one of my jobs this week was working on another installment in the "documotional" series i've been doing with my friend. part documentary, part promotional, we're shooting short programs showcasing L.A.-area charities. the charity then gets as many copies of the show as they want to use for volunteer recruitment, fund-raising, and awareness. so far we've done one on an after-school program for homeless children, one for a crisis pregnancy home, and several more. the projects are enormously satisfying to work on -- it's a tiny crew, so it's like working with family. plus we get to see the day-to-day business of what it takes to rebuild human lives, and be part of that in a small way. this week, we shot for a small, grass-roots organization that provides food and clothing -- the most basic of physical needs -- to needy families in a mostly Latino neighbourhood. in addition, a bilingual pastor donates his time to do house calls to provide the most basic of spiritual needs -- compassion and care.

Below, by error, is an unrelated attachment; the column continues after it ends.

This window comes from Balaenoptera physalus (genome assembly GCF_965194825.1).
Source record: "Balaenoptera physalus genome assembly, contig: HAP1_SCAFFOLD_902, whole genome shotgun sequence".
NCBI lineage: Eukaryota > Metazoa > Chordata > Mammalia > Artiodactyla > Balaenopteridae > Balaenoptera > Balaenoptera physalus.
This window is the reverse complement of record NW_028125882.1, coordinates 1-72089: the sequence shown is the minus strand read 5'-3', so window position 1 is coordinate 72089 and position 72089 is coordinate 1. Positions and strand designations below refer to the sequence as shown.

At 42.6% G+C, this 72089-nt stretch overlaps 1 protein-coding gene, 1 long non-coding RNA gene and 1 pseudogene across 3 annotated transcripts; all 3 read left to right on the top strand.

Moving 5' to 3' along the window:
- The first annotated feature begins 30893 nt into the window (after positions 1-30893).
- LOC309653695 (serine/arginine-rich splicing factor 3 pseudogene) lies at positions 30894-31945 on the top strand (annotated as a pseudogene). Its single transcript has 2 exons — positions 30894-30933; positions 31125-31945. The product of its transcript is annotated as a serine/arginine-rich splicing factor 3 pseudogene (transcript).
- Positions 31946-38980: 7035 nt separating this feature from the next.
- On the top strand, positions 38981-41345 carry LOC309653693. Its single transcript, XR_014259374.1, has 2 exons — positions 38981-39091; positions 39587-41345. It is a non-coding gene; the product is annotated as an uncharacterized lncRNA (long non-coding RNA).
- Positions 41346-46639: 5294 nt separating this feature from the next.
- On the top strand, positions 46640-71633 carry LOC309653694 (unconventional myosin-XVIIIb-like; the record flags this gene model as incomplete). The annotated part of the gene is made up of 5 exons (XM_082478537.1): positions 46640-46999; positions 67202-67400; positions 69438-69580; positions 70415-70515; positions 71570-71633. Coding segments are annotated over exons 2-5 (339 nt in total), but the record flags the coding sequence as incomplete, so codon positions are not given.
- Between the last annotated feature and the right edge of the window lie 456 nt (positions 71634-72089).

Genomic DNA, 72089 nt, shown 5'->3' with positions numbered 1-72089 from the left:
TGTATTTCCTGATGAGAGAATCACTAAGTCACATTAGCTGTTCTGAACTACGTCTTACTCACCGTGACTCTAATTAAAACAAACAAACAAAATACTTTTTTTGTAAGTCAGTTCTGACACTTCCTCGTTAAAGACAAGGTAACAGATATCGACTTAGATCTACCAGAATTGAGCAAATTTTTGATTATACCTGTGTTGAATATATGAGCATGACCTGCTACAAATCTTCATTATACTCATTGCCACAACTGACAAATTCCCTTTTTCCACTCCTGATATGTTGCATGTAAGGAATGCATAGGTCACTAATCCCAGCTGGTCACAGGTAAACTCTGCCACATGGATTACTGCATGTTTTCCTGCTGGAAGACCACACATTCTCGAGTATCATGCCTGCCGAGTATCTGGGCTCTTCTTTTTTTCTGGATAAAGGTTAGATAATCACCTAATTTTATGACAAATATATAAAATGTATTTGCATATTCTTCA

now, you'll remember that this week also featured the nationwide "Day WIthout Immigrants" marches, and that the topic of immigration, illegal and legal, has been THE Hot-Button Topic O' The Times lately. so it should come as no surprise that the people we encountered at the center were a bit nervous about being on camera at first. most likely the "clients," as the center calls those who use its services, are either undocumented themselves, or are family to those who are. their lives are spartan and difficult, and they must live in a constant state of looking over their shoulder for things that will threaten their, and their children's futures in America. these risks they took knowingly, and these choices they made deliberately. whether they are wrong or not is not mine to decide.